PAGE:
My vote’s with Alan on this one. Please confirm that, when powered up, all 3 power LEDS are fully lit on the Digital Sidecar (all 3 LEDs next to the power input). If you’re not providing 12V from the PD (typically due to clamped insulation at the PD’s WAGOs per Alan’s comments), the 5V power LED will be dimly lit (due to phantom power from the 37-pin cable) but the 6V and 12V LEDs will be VERY dimly lit or off.

If you’ve got a chassis isolation issue (you should check that too), you may have found a new path for phantom power. If all 3 power LEDs on the Digital Sidecar are lit, remove the breaker in the PD that provides DSC power and see whether the power LEDs are still lit. If so, you’re sneaking power into the DSC via some other path (maybe a combination of 37-pin cable and chassis isolation). If the LEDs do turn off when you remove the breaker, you may still have a chassis isolation issue but it’s hard for me to imagine how that current path could be closed. You might need to start disconnecting digital I/O devices and Spikes, Vics, Jags to find the culprit.

Russ

Yes, we checked voltage at each component. We held them in the air, we put them on rubber pads. We tried every combination of possible power input. There is no power ghosting going on here, just a straight feed from the battery.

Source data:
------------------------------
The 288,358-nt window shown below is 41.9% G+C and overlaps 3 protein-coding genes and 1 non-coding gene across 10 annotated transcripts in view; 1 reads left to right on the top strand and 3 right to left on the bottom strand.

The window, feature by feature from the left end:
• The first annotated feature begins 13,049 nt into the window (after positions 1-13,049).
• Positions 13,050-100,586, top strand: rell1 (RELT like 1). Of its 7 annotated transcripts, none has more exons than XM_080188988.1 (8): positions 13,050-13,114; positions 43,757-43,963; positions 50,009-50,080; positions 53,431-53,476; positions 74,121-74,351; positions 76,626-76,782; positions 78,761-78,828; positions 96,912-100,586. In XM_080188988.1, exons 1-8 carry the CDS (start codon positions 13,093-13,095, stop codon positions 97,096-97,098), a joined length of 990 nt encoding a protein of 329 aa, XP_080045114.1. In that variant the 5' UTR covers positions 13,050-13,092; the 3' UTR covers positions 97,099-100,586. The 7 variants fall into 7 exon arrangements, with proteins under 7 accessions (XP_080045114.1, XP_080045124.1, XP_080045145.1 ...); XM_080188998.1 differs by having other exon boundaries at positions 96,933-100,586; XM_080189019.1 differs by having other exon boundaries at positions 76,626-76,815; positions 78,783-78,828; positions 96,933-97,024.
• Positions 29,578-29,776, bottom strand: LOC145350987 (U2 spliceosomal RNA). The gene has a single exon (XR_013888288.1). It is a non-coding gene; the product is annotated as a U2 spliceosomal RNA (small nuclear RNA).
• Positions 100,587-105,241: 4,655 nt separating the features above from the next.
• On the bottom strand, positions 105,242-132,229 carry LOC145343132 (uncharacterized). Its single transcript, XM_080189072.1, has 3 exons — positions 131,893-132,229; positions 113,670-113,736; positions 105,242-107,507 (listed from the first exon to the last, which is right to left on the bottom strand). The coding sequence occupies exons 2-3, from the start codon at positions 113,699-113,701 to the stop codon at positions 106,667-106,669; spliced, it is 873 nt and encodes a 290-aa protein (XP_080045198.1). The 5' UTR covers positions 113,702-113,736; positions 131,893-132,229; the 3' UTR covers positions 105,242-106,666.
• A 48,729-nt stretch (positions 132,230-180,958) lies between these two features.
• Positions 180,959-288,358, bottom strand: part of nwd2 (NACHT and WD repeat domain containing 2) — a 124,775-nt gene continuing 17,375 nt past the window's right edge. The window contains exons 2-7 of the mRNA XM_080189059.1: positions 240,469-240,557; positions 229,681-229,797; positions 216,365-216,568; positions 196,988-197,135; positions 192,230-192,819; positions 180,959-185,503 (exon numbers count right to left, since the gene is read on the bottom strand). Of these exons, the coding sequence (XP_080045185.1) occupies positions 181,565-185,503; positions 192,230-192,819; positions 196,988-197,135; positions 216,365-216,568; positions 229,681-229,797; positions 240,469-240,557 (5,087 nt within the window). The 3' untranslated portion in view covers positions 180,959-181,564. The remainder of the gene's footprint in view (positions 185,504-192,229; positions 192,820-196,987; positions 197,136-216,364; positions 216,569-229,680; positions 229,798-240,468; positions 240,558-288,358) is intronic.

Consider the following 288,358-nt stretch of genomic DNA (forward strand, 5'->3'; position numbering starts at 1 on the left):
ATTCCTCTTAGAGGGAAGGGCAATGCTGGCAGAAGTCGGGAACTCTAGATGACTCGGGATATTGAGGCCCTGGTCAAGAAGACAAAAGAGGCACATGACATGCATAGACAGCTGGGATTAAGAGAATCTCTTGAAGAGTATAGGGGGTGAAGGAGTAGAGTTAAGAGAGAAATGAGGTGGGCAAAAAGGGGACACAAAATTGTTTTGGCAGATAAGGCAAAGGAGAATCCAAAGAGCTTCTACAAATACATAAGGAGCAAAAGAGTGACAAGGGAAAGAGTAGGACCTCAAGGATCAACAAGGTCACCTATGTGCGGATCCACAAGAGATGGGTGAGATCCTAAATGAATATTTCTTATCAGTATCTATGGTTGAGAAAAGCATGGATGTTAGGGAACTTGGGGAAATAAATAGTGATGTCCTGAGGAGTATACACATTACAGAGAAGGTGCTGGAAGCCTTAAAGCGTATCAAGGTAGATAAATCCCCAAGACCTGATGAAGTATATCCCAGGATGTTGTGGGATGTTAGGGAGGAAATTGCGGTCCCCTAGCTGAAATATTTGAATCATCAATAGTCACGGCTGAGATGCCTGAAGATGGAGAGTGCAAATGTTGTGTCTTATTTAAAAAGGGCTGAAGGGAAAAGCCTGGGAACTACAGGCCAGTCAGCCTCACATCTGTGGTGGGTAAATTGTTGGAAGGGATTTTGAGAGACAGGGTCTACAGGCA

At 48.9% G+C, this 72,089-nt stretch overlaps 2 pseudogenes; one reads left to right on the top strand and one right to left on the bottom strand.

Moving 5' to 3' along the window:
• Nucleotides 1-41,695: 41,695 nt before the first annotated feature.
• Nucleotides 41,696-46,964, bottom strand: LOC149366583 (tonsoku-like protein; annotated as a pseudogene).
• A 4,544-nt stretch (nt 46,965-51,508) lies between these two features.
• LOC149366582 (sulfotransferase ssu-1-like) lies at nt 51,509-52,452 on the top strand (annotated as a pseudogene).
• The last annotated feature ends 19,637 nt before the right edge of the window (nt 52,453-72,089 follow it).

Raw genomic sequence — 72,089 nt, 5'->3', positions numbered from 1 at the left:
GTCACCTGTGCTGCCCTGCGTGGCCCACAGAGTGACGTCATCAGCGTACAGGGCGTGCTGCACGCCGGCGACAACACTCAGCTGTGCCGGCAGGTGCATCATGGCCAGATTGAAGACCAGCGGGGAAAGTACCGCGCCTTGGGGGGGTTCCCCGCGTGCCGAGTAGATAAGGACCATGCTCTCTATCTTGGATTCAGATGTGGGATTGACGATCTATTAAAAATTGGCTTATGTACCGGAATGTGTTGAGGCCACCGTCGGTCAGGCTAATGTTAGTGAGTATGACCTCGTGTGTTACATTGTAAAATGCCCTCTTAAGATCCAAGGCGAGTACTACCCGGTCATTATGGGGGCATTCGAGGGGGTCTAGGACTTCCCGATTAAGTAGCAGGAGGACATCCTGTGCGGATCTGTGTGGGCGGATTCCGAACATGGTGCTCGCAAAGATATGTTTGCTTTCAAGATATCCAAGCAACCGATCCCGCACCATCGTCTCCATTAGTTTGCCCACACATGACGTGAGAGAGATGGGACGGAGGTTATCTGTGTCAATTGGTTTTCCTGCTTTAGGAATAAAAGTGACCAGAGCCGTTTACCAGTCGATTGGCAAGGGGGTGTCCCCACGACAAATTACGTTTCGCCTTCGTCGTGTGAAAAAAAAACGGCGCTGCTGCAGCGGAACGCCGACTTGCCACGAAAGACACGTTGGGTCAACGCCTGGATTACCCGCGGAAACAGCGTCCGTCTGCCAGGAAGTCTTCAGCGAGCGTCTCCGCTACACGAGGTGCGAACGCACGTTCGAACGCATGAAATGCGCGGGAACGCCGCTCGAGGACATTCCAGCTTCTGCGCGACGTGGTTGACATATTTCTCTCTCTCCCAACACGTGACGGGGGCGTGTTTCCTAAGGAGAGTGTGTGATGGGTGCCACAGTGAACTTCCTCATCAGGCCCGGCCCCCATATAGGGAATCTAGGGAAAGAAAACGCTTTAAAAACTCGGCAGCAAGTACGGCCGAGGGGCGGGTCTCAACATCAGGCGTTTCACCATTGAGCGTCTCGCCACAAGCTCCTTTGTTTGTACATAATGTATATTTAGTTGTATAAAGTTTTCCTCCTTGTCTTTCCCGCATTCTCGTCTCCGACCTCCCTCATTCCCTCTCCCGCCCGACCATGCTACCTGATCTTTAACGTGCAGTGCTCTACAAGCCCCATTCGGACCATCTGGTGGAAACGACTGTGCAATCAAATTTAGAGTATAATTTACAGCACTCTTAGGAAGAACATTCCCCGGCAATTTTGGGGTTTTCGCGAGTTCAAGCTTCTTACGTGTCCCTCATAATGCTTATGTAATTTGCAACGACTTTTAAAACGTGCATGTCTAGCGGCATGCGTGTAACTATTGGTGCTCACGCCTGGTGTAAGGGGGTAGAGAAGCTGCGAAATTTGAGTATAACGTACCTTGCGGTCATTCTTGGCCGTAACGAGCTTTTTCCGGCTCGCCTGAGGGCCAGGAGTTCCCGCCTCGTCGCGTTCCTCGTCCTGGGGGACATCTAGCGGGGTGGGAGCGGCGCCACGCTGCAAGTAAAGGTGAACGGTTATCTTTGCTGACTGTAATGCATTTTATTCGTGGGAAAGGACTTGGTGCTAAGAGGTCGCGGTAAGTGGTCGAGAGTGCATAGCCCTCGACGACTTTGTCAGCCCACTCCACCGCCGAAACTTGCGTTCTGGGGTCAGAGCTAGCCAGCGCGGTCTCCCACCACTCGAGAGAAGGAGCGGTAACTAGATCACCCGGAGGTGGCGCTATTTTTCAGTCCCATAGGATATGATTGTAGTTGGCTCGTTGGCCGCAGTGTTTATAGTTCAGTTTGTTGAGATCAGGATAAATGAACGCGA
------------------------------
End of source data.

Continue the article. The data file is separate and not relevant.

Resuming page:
We ripped apart the entire system. With just a battery, cRIO, PD, and DSC, both DSCs turned on directly into this state. We could nothing with them, and every couple of minutes they drive motors at full speed for about .1s. This is with no connection to a DS, or a disabled DS.

What are you using for motor drives? Does it happen for every motor driven via the DSC? Does this happen somewhat consistently?

Does this happen when the PWM cables are disconnected from the DSC? If so, maybe your motor drive has a fault such that it’s spontaneously energizing its H-bridge every once in a while (not unlike the reported Jaguar failures).

Russ

For motor drives (I’m assuming you are speaking of the down stream speed controllers) we are using a mix of Jaguars and Victors. The problem is apparent on all ports. We have 7 motor controllers on the robot now, so we have only tested between 0-7 plugged in, but I assume it would be the same with more.

The random bursts have happened on a variety of motors. Sometimes only one will drive, sometimes they will all drive. I have not seen any kind of pattern to when these events occur, they just happen after a long period of the robot being powered on.

We have got our hands on a fresh DSC. We have double checked everything else in the system for isolation, and should be testing the DSC tonight. I will let you know the results.

Also, can anyone elaborate on what the “FPGA and COMMS OK” indicator on the FRC Diagnostic Window is representing?

Quick update:

Swapped the DSC tonight. Everything seems to work fine.

Hi.

Before assuming that you have a bad sidecar, we ran into a problem yesterday at the DC regional of the DB37 cable vibrating out of the DSC (or maybe it was that collision in auton).
This causes what looks like a progressive failue, that started with the encoders and worked it’s way to PWM’s.

This cable is not anchored at the DSC end, but it can be.

Take a cRIO plug-in module that you are not using (Spare analog or digital) and remove the small hex posts that the db37 screws into.

Fit these posts to the DSC, (at each end of the db37 connector) and then re-install the cable.

This makes for a solid connection.

Phil.